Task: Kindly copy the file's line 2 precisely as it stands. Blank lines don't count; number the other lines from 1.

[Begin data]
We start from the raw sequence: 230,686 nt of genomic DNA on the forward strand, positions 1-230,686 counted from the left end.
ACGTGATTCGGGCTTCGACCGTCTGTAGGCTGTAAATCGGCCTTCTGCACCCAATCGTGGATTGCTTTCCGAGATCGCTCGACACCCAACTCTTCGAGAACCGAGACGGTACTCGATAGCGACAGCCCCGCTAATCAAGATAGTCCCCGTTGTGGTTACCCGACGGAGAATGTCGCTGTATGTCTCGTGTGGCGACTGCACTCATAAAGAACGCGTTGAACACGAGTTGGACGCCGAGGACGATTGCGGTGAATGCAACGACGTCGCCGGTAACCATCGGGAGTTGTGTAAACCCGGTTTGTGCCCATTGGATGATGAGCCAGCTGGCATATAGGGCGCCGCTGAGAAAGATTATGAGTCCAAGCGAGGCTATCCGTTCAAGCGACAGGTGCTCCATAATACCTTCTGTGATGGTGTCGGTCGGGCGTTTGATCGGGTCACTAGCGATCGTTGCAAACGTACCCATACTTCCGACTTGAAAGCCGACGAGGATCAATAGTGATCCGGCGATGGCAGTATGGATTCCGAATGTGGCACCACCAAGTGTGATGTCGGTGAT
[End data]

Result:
ACGTGATTCGGGCTTCGACCGTCTGTAGGCTGTAAATCGGCCTTCTGCACCCAATCGTGGATTGCTTTCCGAGATCGCTCGACACCCAACTCTTCGAGAACCGAGACGGTACTCGATAGCGACAGCCCCGCTAATCAAGATAGTCCCCGTTGTGGTTACCCGACGGAGAATGTCGCTGTATGTCTCGTGTGGCGACTGCACTCATAAAGAACGCGTTGAACACGAGTTGGACGCCGAGGACGATTGCGGTGAATGCAACGACGTCGCCGGTAACCATCGGGAGTTGTGTAAACCCGGTTTGTGCCCATTGGATGATGAGCCAGCTGGCATATAGGGCGCCGCTGAGAAAGATTATGAGTCCAAGCGAGGCTATCCGTTCAAGCGACAGGTGCTCCATAATACCTTCTGTGATGGTGTCGGTCGGGCGTTTGATCGGGTCACTAGCGATCGTTGCAAACGTACCCATACTTCCGACTTGAAAGCCGACGAGGATCAATAGTGATCCGGCGATGGCAGTATGGATTCCGAATGTGGCACCACCAAGTGTGATGTCGGTGAT